Gordon

Excellent post – I’m going to give it a try. Also a good tip about leaving your brand name out of the meta description as Google will possibly pick up on it anyway.

December 4, 2011 10:11 pm

Mark

I’ve noticed this appearing several times now. More recently though.

Sometimes see the brand name appearing when it hasn’t been mentioned in any meta tags.

December 6, 2011 2:38 pm

Conversion Conference London: The First 58 Takeaways | SEOptimise

[...] from SharkSEO – if you have a long meta description then Google will show the parts that are most relevant to [...]

December 6, 2011 5:20 pm

Conversion Conference London: The First 58 Takeaways | Infinite Backlinks Blog

[...] from SharkSEO – if you have a long meta description then Google will show the parts that are most relevant to [...]

December 9, 2011 1:54 pm

maria

Hi,
I’ve tried this trick, but it doesn’t work with a site that I’m working on.
I mean, in organic searches, it appears just the first meta and the second one, for my second keyword it doesn’t shows… Should I create 2 meta content in my site to make it work? Any suggestions?
Thanks a lot & have fun with SEO ;)

March 17, 2012 3:47 am

top10listguide

Interesting concept…is this still working in early 2012? It seems like every new ‘trick’ is eventually ruined by marketers and then devalued with big G. I can see this being considered spammish….a fine line there.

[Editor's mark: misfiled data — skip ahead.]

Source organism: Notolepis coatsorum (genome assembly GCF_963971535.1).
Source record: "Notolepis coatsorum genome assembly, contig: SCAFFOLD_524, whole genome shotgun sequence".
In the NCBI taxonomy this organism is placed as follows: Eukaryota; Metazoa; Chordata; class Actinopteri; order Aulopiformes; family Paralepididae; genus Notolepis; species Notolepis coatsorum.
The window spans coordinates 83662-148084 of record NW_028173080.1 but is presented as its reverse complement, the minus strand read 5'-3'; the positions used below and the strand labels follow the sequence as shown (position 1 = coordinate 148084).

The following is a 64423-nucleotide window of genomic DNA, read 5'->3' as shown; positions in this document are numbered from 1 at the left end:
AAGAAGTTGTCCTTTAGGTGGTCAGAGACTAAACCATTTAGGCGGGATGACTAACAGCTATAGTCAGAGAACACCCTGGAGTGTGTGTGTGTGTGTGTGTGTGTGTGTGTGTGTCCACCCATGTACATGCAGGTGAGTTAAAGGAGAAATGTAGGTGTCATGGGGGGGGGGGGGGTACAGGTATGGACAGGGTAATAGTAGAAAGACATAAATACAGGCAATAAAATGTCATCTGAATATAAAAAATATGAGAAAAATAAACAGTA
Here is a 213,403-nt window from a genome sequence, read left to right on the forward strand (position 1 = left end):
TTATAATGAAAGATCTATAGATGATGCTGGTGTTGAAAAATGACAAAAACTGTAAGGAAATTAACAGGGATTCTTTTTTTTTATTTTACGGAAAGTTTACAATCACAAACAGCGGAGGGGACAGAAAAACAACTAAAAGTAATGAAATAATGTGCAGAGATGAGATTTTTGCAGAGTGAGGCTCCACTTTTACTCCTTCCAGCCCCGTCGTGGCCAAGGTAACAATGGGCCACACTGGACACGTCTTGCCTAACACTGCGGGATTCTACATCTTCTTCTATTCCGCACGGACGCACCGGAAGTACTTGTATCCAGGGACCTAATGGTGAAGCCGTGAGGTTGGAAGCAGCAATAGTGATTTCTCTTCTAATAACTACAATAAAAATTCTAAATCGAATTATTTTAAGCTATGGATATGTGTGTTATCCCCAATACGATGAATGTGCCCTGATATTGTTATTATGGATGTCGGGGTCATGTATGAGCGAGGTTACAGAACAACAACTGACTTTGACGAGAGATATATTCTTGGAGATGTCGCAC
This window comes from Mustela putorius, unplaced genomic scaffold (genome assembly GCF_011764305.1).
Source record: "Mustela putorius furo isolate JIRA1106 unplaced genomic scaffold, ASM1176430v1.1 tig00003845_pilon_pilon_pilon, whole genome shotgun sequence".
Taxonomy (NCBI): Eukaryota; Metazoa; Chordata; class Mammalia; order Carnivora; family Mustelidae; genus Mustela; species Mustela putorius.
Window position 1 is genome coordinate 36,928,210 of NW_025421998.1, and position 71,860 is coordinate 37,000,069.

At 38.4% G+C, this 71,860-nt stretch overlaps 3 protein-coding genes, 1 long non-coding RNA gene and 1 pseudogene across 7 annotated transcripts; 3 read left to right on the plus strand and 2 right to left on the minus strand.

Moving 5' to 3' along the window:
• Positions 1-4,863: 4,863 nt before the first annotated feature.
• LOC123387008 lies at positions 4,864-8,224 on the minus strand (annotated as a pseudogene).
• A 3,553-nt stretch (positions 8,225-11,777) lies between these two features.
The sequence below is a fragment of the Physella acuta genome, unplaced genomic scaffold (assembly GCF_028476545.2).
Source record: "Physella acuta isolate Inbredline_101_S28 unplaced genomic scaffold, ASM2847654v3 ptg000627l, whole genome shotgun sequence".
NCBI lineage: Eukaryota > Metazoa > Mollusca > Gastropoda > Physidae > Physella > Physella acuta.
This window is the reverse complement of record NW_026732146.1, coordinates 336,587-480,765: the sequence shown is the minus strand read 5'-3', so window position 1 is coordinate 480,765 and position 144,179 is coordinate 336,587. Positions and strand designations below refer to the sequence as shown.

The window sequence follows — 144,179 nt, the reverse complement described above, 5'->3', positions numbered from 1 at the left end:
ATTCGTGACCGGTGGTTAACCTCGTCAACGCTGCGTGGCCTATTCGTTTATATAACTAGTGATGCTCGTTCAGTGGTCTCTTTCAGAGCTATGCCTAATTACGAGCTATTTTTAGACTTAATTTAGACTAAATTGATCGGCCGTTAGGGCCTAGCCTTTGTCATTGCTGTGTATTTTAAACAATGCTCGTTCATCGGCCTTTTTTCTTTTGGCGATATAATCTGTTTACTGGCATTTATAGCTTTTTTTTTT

April 10, 2012 2:23 pm

Katrin

Hi,

how many different descriptions can I use? Does that only work for a generic key and for a brand key? I tried four very similar descriptions and just changed the generic key. But it doesn’t work. Do you think it works better with totally different descriptions?

April 12, 2012 12:05 pm

Alex

Hi Thanks for the great post I have a strange issue though a client of mine has only 1 meta description for their homepage yet when i enter different keywords several different meta descriptions appear in the SERP’s – I recently changed the meta description but i find it very strange that there are 3 different descriptions appearing why could this be? As I said there is only 1 meta description present within the 150 character limit.. many thanks!

May 11, 2012 8:28 pm

Super Saiyan Your Meta Descriptions

[...] first read about these over at sharkseo and decided to give it a try and see if it works, I set up two separate test the first being with [...]

July 23, 2012 3:37 am

Diseño Paginas Web Bogota

Really interesting tactic… Thanks for sharing!

December 18, 2012 4:41 am

Oral Seymour

In response to Alex, in more and more situations Google is making its own decision on what to show for the decisions versus taking information from the meta descriptions tag. I can’t say I blame them, these tags were abused in the past.

April 14, 2013 3:01 am

playentrance

very interesting tips. Sometimes see the brand name appearing when it hasn’t been mentioned in any meta tags.

April 25, 2013 10:38 am

konrad

awesome solution, gonna use on my client’s site right away! do you think it’s feasible to have even longer meta desc i mean targeted for like 3 queries?

December 4, 2013 3:58 pm

Seoarianor

I think right now just have one good striking description, plus a good title and an original and relevant content.

March 29, 2014 7:56 pm

Tom

Great list of tips, thank you for sharing.

April 16, 2014 4:59 pm

White.net | Blog

[...] from SharkSEO – if you have a long meta description then Google will show the parts that are most relevant to [...]